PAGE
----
Cardiac Surgery during the COVID-19 Pandemic

Journal of Surgery

ISSN: [Jurnalul de chirurgie]
ISSN: 1584-9341

Open Access

Mini Review - (2022) Volume 18, Issue 11

Cardiac Surgery during the COVID-19 Pandemic

Adrian Lobontiu*
*Correspondence: Adrian Lobontiu, Department of Surgery, Boston Medical Center, Boston, Massachusetts, USA, Email:
Department of Surgery, Boston Medical Center, Boston, Massachusetts, USA

Received: 02-Nov-2022, Manuscript No. jos-22-78819 ; Editor assigned: 04-Nov-2022, Pre QC No. P-78819 ; Reviewed: 18-Nov-2022, QC No. Q-78819 ; Revised: 24-Nov-2022, Manuscript No. R-78819 ; Published: 30-Nov-2022 , DOI: 10.37421/1584-9341.2022.18.66
Citation: Lobontiu, Adrian. “Cardiac Surgery during the COVID-19 Pandemic.” J Surg 18 (2022): 66.
Copyright: © 2022 Lobontiu A. This is an open-access article distributed under the terms of the Creative Commons Attribution License, which permits unrestricted use, distribution, and reproduction in any medium, provided the original author and source are credited.


There is a dearth of information regarding surgical services and patient outcomes during a pandemic because the major focus is kept on the pandemic itself and critical care. The majority of the small studies focusing on the outcomes of Covid-19 positive patients after various surgical procedures, such as thoracic and orthopaedic surgery, make up the currently available Covid-19 evidence. According to these preliminary investigations, surgery increases the chance of death in people who have Covid-19 and the disease's progression in those who are only incubating it. More recently, the COVIDSurg partnership has reported on 1128 surgical patients with a Covid-19 diagnosis (pre- or post-surgery) across 235 hospitals in 24 countries with a variety of therapeutic indications.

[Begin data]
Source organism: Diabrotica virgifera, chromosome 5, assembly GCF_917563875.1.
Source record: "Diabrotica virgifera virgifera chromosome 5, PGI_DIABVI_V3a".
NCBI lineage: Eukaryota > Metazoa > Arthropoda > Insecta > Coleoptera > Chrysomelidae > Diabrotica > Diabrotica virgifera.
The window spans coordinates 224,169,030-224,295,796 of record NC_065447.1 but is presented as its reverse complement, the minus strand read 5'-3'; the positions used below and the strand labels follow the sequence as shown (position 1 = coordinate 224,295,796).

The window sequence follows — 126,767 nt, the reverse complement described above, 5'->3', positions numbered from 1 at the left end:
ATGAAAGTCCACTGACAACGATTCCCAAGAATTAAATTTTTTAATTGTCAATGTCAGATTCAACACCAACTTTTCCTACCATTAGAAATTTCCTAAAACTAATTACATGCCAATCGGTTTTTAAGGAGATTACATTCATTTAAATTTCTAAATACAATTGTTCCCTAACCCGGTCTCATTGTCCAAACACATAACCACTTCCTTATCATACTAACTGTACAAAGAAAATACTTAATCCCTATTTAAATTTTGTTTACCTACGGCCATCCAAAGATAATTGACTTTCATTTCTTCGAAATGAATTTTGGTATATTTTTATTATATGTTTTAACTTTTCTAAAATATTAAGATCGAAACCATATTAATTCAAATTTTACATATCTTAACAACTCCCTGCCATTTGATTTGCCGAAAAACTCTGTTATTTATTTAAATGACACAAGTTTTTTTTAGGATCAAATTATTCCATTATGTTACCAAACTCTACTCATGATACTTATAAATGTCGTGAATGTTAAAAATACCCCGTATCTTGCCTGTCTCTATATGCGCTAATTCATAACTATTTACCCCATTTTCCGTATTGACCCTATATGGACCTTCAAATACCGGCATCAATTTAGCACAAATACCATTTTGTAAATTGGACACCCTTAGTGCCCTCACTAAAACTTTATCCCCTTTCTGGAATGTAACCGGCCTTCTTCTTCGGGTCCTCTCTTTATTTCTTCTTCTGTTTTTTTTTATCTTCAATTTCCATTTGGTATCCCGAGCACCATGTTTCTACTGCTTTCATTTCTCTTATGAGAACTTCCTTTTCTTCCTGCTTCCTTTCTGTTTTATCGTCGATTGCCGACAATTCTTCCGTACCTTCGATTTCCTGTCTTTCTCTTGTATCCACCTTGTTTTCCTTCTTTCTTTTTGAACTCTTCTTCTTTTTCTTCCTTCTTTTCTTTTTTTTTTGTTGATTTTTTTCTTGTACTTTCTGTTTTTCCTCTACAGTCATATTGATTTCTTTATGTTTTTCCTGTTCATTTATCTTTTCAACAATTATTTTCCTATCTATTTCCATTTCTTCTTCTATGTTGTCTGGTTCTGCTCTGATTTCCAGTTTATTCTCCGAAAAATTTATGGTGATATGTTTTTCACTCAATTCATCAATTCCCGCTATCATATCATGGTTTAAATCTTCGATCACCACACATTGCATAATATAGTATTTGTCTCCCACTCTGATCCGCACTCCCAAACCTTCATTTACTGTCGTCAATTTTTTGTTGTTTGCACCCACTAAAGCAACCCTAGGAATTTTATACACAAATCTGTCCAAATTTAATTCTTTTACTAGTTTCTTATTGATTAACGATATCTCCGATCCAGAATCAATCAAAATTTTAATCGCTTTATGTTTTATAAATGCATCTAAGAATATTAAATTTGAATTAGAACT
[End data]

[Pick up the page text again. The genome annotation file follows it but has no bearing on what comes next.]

Transplant surgery • Liver resection surgery • COVID surg


The coronavirus disease pandemic has exacerbated the requirement for strict safety measures to be put in place in the medical care of surgical patients, particularly in the case of patients undergoing cardiac surgery, who are more at risk of -associated morbidity and mortality. These precautions not only call for reducing patients' exposure to but also for carefully weighing the dangers of delaying non-emergent surgical operations against the need for fast, appropriate care. In this article, we give a summary of the most recent research on preoperative techniques used in cardiac surgery patients, including risk stratification, telemedicine, logistical issues during inpatient care, adequate screening capacity and the choice of when to operate safely on patients. The coronavirus disease pandemic of has had an impact on both public and private life. Although the first pandemic wave was a "shock" to healthcare systems around the world, it nevertheless accelerated the adoption of stringent safety regulations for the treatment of surgical patients. These recommendations have been essential in assuring the best medical care amid spikes in the number of patients, in weighing the risks of delaying nonemergent surgical operations and in reducing possible exposure. This includes grouping the patients in phases according to how urgent their medical conditions are.